Paul encouraged them to turn away from idols to the one true living God, the source of life itself. Paul says two things about God. First, God is the creator of all life. Everything that lives in the ocean, or on land or in the sky has been created by God. (Ps146:6) All idols are useless. Be it Zeus, Hermes, money, power or whatever, all of them can not do anything for you. They are dead, but our God is alive for he is the Creator, in him is life.

Second, Paul reveals how merciful God is. The Greek and Roman gods were nothing but myth. They weren’t real but existed only in the minds of men. And even if they were real, they were more like spoiled children than noble deities. They cheated and stole from each other. They were not merciful or compassionate but treated helpless mortals terribly. The thought of them only tortured the minds and hearts of people. But the Creator God is different. He is merciful and compassionate. He shows his kindness by caring for our every need by sending rain, crops everything we need, he even fills our hearts with joy. Maybe these people have never heard of God before but surely they had SEEN him in his miraculous works of nature. God reveals himself through nature. Like the birth of a child for example. Or how salmon find their way to the birth place. The list can go on and on.

However Paul’s sermon was cut short, he doesn’t quite get the chance to talk about Jesus which is the most important reason to believe because Jesus is the Christ, the one who fulfills the promises of God to save us from our sins and give us eternal life. Through Jesus’ resurrection he conquered sin and death and ascended to the right hand of God. From there he will come back to judge the living and the dead. And all those who believe in him will be saved, but those who reject him will be condemned. Jesus is Lord of lords and King of kings.

Take a look at verses 18-20. “Even with these words, they had difficulty keeping the crowd from sacrificing to them. 19 Then some Jews came from Antioch and Iconium and won the crowd over. They stoned Paul and dragged him outside the city, thinking he was dead. 20 But after the disciples had gathered around him, he got up and went back into the city. The next day he and Barnabas left for Derbe.” The Jews that came from Antioch and Iconium came about 100 miles away to give them a hard time. A hundred miles, that like 2 hours by car and they probably walked which would be about 25 hours, that’s like 3 days of full time work. They were serious people. They turned the crowd against Paul and they stoned him until they thought he was dead. He was probably close to it. But when the disciples gathered around him, probably praying Paul suddenly got up and went back into the city. Was he crazy? No. He trusted in God. To him there was no doubt. What we see here is faith in action. Paul is telling everyone to trust in God but when he meets such terrible opposition, it seems they always want to kill him, how hard it must have been to trust in God. But here we see just how much he believes in God and he is being a good example because he is practicing what he’s preaching. And through it all he begins to understand that for those who believe, we will have to go through many hardships on earth before we enter into heaven. However this is not just for Christians. All people on earth experience hardships. That is just a fact of life. Life is a b!@#$ and then you die. I remember when I was a young Christian I asked M. Deborah, now that I’ve become a believer, when does life get easier? She said, “Never.” I thought that life will be easy but it’s not. However we do believe in Jesus, we can have joy in the midst of those hardships and maybe even come to find a reason for them. This is in contrast to non-believers who may lose hope and give up. The shooting at Fort Hood is a good example, the shooter lost hope and decided to take out as many people as he could before he committed suicide.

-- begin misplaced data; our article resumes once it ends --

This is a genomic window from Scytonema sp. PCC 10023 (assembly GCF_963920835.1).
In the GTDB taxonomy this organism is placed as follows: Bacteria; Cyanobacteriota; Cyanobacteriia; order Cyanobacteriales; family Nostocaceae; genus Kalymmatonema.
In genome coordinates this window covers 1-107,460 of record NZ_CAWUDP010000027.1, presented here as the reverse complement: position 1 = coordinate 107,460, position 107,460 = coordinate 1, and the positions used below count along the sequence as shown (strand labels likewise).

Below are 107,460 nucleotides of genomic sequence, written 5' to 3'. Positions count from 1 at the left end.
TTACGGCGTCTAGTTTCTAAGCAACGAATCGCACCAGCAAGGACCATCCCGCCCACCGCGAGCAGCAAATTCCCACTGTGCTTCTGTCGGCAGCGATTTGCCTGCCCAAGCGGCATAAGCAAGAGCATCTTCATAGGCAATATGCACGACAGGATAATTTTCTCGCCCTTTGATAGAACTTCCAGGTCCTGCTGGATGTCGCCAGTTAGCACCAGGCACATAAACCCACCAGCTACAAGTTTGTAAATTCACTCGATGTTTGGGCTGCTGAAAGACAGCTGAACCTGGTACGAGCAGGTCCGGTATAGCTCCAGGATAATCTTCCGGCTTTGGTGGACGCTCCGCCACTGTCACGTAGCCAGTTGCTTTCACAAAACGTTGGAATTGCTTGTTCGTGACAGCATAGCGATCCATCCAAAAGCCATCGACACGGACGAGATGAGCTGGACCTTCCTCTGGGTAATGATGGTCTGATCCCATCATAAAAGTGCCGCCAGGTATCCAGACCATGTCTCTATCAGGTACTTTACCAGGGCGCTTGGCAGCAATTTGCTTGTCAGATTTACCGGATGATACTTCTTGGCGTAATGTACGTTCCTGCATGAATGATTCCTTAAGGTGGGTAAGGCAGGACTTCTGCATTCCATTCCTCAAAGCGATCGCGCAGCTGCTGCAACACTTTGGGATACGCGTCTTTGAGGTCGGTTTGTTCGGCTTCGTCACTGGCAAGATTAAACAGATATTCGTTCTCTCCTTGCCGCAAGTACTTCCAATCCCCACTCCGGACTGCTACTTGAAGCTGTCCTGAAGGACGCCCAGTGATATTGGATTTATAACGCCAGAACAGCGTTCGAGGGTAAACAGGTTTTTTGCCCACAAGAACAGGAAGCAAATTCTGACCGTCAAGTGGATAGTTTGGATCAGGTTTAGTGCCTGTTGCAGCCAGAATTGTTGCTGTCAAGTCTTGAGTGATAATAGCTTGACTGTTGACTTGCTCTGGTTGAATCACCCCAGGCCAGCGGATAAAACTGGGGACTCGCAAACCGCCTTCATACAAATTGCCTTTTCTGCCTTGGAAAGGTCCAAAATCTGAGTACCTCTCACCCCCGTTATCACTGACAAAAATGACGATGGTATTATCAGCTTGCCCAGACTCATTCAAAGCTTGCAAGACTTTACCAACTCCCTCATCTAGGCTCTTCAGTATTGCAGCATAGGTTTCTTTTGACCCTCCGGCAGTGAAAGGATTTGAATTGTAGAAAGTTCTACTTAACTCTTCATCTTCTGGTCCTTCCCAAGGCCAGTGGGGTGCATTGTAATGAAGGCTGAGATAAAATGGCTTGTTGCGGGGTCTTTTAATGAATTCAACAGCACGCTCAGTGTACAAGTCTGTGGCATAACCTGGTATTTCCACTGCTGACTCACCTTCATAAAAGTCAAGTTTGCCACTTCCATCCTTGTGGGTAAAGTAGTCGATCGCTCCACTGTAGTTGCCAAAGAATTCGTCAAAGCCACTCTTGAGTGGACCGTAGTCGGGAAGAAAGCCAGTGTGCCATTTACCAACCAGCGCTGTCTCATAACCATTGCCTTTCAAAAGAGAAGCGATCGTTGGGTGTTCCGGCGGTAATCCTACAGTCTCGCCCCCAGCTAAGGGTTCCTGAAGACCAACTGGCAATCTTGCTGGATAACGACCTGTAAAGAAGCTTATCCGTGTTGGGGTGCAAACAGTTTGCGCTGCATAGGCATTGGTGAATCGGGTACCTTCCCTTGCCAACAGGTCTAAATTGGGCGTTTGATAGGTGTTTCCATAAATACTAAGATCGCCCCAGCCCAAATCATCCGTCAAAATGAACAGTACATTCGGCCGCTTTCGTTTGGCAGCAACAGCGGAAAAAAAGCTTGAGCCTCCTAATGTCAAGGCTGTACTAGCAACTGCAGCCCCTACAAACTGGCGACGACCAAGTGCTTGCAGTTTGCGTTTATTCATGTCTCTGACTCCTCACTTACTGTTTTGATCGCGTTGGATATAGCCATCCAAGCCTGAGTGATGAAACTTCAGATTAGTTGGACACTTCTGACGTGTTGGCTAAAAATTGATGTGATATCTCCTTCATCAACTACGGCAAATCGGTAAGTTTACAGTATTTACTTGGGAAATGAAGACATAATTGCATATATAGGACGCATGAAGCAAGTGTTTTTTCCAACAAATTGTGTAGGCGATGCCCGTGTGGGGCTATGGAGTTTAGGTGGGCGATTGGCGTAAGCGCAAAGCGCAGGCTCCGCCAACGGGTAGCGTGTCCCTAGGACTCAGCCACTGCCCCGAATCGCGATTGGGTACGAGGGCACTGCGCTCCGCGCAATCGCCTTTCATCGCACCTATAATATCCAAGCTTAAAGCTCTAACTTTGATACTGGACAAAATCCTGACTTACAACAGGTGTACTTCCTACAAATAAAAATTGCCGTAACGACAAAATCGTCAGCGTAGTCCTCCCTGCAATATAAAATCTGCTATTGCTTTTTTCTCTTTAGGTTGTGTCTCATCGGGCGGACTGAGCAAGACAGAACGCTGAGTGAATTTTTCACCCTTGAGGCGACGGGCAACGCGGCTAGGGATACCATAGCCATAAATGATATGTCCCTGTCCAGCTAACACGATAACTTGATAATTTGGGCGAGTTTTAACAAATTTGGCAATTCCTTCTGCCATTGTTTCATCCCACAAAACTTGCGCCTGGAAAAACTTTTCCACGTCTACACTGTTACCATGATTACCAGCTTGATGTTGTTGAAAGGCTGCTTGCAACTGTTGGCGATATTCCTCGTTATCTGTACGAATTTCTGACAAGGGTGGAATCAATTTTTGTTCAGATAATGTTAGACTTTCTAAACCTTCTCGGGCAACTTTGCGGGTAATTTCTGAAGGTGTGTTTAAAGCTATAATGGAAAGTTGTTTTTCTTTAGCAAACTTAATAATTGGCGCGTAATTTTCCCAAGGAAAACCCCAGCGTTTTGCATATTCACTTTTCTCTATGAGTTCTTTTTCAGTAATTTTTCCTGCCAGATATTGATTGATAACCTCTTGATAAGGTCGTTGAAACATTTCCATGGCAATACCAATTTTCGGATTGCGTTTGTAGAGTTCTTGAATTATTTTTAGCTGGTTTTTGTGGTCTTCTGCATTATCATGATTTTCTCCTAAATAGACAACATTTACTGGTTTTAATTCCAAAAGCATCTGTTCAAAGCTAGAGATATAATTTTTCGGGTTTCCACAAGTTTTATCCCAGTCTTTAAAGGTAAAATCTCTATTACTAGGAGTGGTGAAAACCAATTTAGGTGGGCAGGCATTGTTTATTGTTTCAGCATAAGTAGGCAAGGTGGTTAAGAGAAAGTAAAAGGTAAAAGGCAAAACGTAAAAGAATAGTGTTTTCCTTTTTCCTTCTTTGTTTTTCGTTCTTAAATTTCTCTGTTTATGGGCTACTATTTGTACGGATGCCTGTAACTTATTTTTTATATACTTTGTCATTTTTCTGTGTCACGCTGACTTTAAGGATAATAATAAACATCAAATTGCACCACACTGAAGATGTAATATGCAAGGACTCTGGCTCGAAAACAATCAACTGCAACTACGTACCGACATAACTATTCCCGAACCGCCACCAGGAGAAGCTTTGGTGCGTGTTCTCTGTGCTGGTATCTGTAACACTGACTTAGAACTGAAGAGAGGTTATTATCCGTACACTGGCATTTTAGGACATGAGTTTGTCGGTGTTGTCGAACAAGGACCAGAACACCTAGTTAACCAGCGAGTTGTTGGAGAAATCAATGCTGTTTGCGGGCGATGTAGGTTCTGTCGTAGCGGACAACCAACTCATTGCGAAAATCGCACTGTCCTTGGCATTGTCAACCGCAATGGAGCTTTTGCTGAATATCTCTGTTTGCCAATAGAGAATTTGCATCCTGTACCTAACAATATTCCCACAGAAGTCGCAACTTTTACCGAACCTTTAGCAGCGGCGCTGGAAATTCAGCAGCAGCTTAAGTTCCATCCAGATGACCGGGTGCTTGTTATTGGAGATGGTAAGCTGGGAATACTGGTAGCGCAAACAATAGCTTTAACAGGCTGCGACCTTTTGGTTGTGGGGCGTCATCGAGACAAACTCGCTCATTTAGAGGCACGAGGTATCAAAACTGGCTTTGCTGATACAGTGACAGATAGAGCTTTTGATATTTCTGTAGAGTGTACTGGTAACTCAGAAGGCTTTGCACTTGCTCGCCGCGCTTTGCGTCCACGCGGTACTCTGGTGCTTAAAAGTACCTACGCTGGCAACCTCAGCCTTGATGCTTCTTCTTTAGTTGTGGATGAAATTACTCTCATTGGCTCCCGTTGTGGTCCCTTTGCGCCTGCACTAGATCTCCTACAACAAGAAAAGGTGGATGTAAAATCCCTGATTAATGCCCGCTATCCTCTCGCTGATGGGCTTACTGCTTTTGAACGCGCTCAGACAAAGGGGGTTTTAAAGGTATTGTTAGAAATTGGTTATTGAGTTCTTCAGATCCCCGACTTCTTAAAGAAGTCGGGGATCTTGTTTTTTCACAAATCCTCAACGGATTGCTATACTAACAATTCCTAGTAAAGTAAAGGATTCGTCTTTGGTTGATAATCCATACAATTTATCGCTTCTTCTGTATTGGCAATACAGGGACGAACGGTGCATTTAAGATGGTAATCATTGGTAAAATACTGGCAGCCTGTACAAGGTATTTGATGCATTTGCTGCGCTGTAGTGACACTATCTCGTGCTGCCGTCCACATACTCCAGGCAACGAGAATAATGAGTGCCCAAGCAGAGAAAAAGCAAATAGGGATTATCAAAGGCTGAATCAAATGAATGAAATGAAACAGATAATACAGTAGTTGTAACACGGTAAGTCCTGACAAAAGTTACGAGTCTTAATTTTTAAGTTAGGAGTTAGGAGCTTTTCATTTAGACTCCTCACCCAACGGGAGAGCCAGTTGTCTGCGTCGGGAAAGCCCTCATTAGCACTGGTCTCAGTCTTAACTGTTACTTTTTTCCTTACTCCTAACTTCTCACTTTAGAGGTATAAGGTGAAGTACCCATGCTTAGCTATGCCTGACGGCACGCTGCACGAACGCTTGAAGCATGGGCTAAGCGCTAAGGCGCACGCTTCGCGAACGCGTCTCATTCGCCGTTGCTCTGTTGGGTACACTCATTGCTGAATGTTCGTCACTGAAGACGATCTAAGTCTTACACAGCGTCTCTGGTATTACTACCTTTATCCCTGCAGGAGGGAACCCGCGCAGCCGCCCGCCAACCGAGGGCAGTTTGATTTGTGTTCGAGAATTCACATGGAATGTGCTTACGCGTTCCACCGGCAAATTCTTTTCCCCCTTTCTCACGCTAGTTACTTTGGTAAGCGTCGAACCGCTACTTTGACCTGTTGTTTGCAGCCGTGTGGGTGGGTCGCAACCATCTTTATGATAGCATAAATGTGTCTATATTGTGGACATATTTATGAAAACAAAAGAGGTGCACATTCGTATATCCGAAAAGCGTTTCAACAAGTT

When Paul and Barnabas re-visited each of the new churches they carried out three essential tasks, first they strengthened the disciples. This probably refers to more Bible study as Paul would instruct them in their young faith. Second, they encouraged them “to remain true to the faith.” Don’t give up. Your labor in the Lord is not in vain. Also the fact that they would face many hardships when they decide to live according to God’s word. That’s why it’s called the narrow road. This was not a fluke, this happens to all sincere Christians. And thirdly, they established leadership in each of the churches. And they blessed them with fasting prayer. Thus the first missionary journey was finished when they return to Syrian Antioch where they gave their mission report to the church that had commissioned them in the first place. Verse 27b marks a transition. The subject of opening “the door of faith to the Gentiles” would be the main topic of the Jerusalem Conference in the next chapter.

Through all he experienced, Paul knows that he can’t trust men for their applause, because they are untrustworthy and it won’t last for they always change their minds. But Jesus is the same yesterday, today and forever.